- coffeeandjunkscouted11 months ago
Human beings have a strong need for fairness. Big or small, when we see something unfair done (especially against us), we are enraged. Even a three-year-old has the common sense to scream when they get a smaller portion than their sibling. Not just humans, even monkeys have a sense of fairness.
When George Washington fell ill in 1799, his physicians bled him relentlessly, dosed him with mercury to cause diarrhoea, induced vomiting, and raised blood-filled blisters by applying hot cups to his skin. A physician in Aristotle’s Athens, or Nero’s Rome, or medieval Paris, or Elizabethan London would have nodded in agreement at much of that hideous regimen.
Even though it’s safe to assume that the field of medicine is the epitome of scientific method, ironically, it wasn’t always so. In fact it was the opposite. It was a field marred with arrogance, hubris, and a sheer lack of scientific rigour. Most importantly, what medicine lacked was doubt. Doubt is not a fearful thing and, as we’ll soon learn, it’s in fact what propels science forward.
If you pursue an opportunity that everyone agrees is attractive, you’ll have a difficult time distancing yourself from an army of competitors—be it a business or an investment. But if you pursue an opportunity that conventional wisdom ignores (or, even better, disdains), you will have the time you need to refine your idea into a well-oiled machine.
The greatest discoveries are made after a lot of failures. India got her independence after failing for over a 100 years. Ray Kroc struggled to get his footing until he was in his 50s before hitting it off with McDonald’s. Even Edison was suggesting towards this idea when he said, “I have not failed. I’ve just found 10,000 ways that won’t work.” The sheer number suggests that the human experience comprises of more information about what doesn’t work than what works.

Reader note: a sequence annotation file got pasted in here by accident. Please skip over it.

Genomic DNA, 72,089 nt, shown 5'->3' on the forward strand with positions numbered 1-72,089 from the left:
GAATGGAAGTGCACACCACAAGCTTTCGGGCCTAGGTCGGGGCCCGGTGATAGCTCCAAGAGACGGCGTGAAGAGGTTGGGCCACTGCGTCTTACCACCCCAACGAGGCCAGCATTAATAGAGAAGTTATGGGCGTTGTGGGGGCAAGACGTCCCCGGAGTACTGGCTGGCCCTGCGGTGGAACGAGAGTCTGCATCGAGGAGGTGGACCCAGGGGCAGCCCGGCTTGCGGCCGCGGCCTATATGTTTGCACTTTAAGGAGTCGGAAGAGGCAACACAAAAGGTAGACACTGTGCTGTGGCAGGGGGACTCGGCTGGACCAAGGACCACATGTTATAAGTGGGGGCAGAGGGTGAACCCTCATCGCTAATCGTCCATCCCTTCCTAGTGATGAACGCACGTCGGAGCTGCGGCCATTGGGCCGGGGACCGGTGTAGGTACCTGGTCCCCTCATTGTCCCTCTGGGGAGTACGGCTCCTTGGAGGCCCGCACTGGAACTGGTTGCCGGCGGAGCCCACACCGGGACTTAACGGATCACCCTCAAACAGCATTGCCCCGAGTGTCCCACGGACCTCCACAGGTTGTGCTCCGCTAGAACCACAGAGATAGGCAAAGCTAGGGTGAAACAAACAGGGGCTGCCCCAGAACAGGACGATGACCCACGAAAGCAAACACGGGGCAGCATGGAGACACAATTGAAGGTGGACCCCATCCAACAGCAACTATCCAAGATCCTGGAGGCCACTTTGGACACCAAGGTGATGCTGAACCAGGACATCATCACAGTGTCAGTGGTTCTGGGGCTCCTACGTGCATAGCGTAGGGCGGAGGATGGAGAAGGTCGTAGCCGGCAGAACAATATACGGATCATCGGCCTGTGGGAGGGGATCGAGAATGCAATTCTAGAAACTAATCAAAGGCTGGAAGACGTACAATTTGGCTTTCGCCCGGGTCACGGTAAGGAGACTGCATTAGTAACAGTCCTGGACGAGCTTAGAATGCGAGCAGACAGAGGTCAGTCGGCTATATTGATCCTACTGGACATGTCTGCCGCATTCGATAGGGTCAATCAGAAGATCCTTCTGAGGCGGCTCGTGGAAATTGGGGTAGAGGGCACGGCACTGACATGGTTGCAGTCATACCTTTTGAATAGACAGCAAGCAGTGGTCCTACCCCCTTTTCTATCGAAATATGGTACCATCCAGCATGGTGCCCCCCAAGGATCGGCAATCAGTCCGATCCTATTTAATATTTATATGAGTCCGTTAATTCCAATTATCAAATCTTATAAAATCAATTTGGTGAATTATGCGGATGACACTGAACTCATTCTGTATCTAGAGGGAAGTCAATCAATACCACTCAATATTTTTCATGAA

We often focus on a problem by using information that is close at hand. We make predictions based on our narrow and unique set of inputs. The more closely we know about a problem, the more intuitively we come to conclusions. The more detailed a plan we make, the more confident we become. In other words, we develop an inside view.
When your brain perceives a threat, you experience a massive biochemical and physiological change. Your bloodstream is flooded by adrenaline and cortisol. Your heart rate, respiration rate and blood pressure increases. Your immune and digestive functioning gets suppressed. Your pupils are dilated thereby shifting you into a vigilant and battle-ready state. You body prepares itself for the action to come.
Simply knowing the name of something doesn’t mean you understand it. In order to talk to each other, we have to have words, but we often talk in fact-deficient, obfuscating generalities to cover up our lack of understanding.
What makes an employee focus on politics than on innovation? What’s that tipping point in a company, and how can we avoid that? And what has traffic jams got to do with it?